On Wed, Apr 9, 2008 at 10:59 PM, Jack <drsyme@cablespeed.com>
wrote:

        Ok hold on one second here.
        
        Perhaps I need to read your book. But there is a difference
between understanding big bang cosmology and evolutionary theory, and
understanding whether or not Adam was historical or mythical. What I am
hearing from you in this email is a 21st century bias against the
ancients, and I think the ancients may have known more than you seem to
give them credit for.
        ----- Original Message ----- From: "Denis O. Lamoureux"
<dlamoure@ualberta.ca>
        To: "Dehler, Bernie" <bernie.dehler@intel.com>;
<asa@lists.calvin.edu>
        Sent: Wednesday, April 09, 2008 10:42 PM
        Subject: Re: [asa] Was Adam a real person?

        Hi Bernie,
        Everything you ask/state in your note is perfectly logical.
        
        Did the writers of Genesis believe in an Adam? Yes.
        Did Paul believe in an Adam? Yes
        Is young earth creation the closest understanding of the
Biblical view of origins? Yes.
        
        So how can I as an evangelical Xian open the concluding chapter
of my book
        with the following sentence:
          My central conclusion in this book is clear: Adam never
existed, and this fact
          has no impact whatsoever on the foundational beliefs of
Christianity.
        It takes me some 400 pages to get there, and obviously I can
give a satisfying
        answer in one e-mail.
        
        However, the 'quick & dirty' answer is that the de novo creation
(quick & complete)
        of humans is an ancient understanding of origins. In starting
the revelatory process,
        the Holy Spirit accommodated to the origins science of the day.
The Holy
        Spirit used de novo creation as an incidental vessel to deliver
the Messages
        of Faith: the God of the Bible is the Creator, the creation is
very good, and humans
        are created in God's Image.
        
        Another way of looking at it is to remember when we first met
Christ. Did the
        Lord not come down to our level? So to with the ancient
Hebrews. They
        would never have understood Big Bang cosmology or evolutionary
biology.
        
        So one word: Grace.
        
        Hope this helps.
        Denis
        
        
        
        
        
        
        
        
        
        ----- Original Message ----- From: "Dehler, Bernie"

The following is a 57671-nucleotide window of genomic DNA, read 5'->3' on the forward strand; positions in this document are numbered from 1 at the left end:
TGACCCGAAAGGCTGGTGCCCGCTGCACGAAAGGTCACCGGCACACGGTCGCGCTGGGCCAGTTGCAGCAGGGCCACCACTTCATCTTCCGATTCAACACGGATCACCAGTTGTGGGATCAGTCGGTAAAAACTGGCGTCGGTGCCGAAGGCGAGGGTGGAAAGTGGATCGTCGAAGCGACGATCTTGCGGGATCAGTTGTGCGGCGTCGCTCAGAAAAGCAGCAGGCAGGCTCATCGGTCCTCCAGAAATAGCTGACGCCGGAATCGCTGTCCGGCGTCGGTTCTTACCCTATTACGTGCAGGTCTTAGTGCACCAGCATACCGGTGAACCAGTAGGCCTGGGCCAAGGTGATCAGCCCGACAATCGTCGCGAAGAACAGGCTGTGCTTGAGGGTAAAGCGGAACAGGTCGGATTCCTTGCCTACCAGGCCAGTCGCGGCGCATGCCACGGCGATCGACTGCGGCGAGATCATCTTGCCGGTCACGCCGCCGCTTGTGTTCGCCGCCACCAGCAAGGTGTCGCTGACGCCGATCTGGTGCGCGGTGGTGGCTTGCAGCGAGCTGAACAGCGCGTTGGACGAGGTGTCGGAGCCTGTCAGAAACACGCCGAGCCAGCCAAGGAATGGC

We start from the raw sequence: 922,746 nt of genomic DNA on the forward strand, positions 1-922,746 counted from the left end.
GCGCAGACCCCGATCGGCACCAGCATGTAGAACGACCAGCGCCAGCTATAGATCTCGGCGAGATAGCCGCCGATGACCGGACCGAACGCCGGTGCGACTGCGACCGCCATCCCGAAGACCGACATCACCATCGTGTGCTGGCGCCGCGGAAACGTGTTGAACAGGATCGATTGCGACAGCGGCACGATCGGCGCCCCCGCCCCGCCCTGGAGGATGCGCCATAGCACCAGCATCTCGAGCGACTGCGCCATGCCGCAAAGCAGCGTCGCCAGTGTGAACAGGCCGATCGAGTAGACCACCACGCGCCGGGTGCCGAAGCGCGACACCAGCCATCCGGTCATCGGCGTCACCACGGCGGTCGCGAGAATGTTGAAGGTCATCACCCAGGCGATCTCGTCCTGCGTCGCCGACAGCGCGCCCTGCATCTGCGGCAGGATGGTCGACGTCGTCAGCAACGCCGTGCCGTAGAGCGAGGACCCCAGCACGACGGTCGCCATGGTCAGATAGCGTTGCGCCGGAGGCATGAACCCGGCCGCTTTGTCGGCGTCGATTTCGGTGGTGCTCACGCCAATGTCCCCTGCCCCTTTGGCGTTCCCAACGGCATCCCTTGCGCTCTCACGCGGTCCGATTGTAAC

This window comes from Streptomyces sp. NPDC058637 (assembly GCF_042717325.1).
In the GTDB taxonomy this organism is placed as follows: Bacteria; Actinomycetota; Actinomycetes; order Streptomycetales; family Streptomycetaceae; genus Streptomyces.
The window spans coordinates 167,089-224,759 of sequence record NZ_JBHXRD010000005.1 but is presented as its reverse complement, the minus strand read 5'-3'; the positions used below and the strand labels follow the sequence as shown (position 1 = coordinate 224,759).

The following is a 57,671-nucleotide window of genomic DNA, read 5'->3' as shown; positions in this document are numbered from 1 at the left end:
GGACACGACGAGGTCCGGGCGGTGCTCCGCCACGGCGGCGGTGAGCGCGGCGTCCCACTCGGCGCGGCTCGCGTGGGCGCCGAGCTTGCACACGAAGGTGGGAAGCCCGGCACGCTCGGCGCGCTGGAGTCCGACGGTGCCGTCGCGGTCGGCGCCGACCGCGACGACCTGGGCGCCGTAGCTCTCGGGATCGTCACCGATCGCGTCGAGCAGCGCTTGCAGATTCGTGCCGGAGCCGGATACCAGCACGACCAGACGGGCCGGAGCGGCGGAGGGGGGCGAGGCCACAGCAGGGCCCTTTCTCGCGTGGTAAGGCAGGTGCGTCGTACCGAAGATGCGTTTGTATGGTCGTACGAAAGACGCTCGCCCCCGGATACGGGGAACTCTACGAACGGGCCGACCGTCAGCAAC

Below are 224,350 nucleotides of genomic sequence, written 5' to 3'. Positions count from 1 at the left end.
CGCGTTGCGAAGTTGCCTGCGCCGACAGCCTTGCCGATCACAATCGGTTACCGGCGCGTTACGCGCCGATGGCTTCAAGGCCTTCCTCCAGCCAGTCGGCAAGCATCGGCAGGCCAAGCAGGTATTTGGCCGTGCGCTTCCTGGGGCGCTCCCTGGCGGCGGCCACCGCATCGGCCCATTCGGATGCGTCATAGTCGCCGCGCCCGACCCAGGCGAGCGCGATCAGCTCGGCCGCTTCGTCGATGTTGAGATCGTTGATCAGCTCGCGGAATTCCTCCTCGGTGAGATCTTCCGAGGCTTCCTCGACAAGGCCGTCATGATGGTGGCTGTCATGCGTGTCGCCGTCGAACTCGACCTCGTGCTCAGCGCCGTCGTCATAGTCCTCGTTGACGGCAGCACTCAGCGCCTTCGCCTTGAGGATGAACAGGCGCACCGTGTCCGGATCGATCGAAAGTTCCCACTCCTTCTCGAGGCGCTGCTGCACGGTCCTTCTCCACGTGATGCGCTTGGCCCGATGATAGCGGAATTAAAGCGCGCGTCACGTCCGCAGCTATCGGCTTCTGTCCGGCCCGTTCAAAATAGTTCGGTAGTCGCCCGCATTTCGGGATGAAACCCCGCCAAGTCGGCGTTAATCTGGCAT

<bernie.dehler@intel.com>
        To: <asa@lists.calvin.edu>
        Sent: Tuesday, April 08, 2008 10:36 AM
        Subject: [asa] Was Adam a real person?

        Hi all-
        
        I still have a question. For those who think that Adam was not
a real
        person in history, how do you answer the critic that says this
idea
        undermines the whole Bible, since likewise if Adam didn't exist
then
        other characters maybe didn't exist either (Noah, Jonah,
Abraham, &
        Moses). If the Bible is undermined, then the faith is on shaky
ground,
        since it is difficult to know what is true and what isn't.
        
        I've asked before, but don't think I've gotten any straight,
crisp,
        answers. Can someone point me to some references or sources for
the
        answer? Is this a straight-forward question that is being
routinely
        ignored or shunted or re-directed?
        
        I'm not looking for answers as to why Adam must have been real,
but
        looking for answers to the criticism of those who say he was not
a real
        person.
        
         Here's what I think the answer is-- tell me if it looks
reasonable:
        
        The Bible must be studied with what we know of nature. If a
Biblical
        story conflicts with natural science, then we must pick the
clearer over
        the foggier; and if science is clearer, we must accept that.
Example,
        those who read the Bible with ancient science thought the sun
revolved
        around the earth. Now we know the earth revolves around the sun,
so
        science is therefore used to interpret Scripture. Likewise, we
know
        that evolution works on groups of people, and there was no
"first,
        unique" man... man evolved like all other life-forms, over vast
amounts
        of times within populations. Therefore, we know from science
there was
        no first man named Adam, as there is no such thing as a "first"
man.
        
        
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        --
        David W. Opderbeck
        Associate Professor of Law
        Seton Hall University Law School
        Gibbons Institute of Law, Science & Technology

         

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Received on Thu Apr 10 19:12:40 2008